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Discussion Starter · #1 ·
Hello all,

I am wanting to start a planted tank and want to start really really simple (confidence booster) and move forward from there. I have a few questions that I need help with in order to judge if I should even attempt to get into planted tanks.

I have a simple ten gallon tank I want to convert. I am envisioning white sand (really want to stick with white sand if possible) with just one simple log or a few semi-large rocks sitting on the sand in the background. In the foreground I want a lush carpet like look of plants.

The picture might look something like this I found in the gallery here:

http://www.plantedtank.net/forums/images/pGallery/pg_1831e.jpg

^ Rocks arranged somewhat like that or a simple driftwood with white sand like so.

And for the carpet like plants maybe something like these:

http://www.plantedtank.net/forums/pGallery.php?do=view&rdo=homepage&id=1804&cat=2&order=None&page=1

http://www.plantedtank.net/forums/pGallery.php?do=view&rdo=homepage&id=1821&cat=0&order=None&page=6

Unless there is something even easier to use. Basically really simple like this and then I would add plants in individually much later on when I get the hang of things.

What do you guys think?
 

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Discussion Starter · #3 ·
Thanks for your replies. Not sure if I should have created one thread to cover all this ground, or create these multiple threads to be specific to each particular subject I wanted to ask questions about... But anyway....any thoughts on using white sand as a base? Is it possible? Hard? Effective? Even possible to grow plants on just sand?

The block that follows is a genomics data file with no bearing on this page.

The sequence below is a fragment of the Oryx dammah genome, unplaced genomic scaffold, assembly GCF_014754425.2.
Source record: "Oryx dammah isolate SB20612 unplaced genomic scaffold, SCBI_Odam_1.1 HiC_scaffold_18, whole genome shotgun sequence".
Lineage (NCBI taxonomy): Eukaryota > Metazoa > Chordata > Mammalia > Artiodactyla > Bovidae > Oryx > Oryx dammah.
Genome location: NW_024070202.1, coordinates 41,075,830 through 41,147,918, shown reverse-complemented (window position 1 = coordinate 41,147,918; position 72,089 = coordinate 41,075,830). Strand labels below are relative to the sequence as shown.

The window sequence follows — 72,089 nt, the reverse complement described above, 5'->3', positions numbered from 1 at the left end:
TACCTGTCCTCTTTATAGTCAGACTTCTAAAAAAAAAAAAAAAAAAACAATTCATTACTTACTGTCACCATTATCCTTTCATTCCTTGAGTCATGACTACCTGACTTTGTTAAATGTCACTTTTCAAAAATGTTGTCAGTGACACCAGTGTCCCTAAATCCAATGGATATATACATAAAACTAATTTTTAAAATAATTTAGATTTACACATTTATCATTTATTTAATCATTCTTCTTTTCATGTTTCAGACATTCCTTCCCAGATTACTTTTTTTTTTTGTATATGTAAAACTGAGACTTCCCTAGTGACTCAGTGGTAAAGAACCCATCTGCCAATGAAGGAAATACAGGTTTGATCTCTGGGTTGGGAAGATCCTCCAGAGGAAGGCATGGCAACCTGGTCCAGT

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Thanks for your replies. Not sure if I should have created one thread to cover all this ground, or create these multiple threads to be specific to each particular subject I wanted to ask questions about... But anyway....any thoughts on using white sand as a base? Is it possible? Hard? Effective? Even possible to grow plants on just sand?
I think it's fine to start multiple threads, as long as each has its own, distinct topic.

Inevitably, there will be some overlap, but oh well.

For white sand as base, I think there shouldn't be any problem. The only thing to watch out for is that it is essentially inert, and does not have any nutrients for plants (so if you decide to go medium/high light, you will need to dose the water column and perhaps use root tabs if you have heavy root feeders).

It is very possible to grow plants in sand.
 

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Discussion Starter · #5 ·
Pefect,that is just what I needed to know. So do I need substrates underneath the sand if i am going with low-light plants? Or should just sand be enough for those low light plants?
 

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Pefect,that is just what I needed to know. So do I need substrates underneath the sand if i am going with low-light plants? Or should just sand be enough for those low light plants?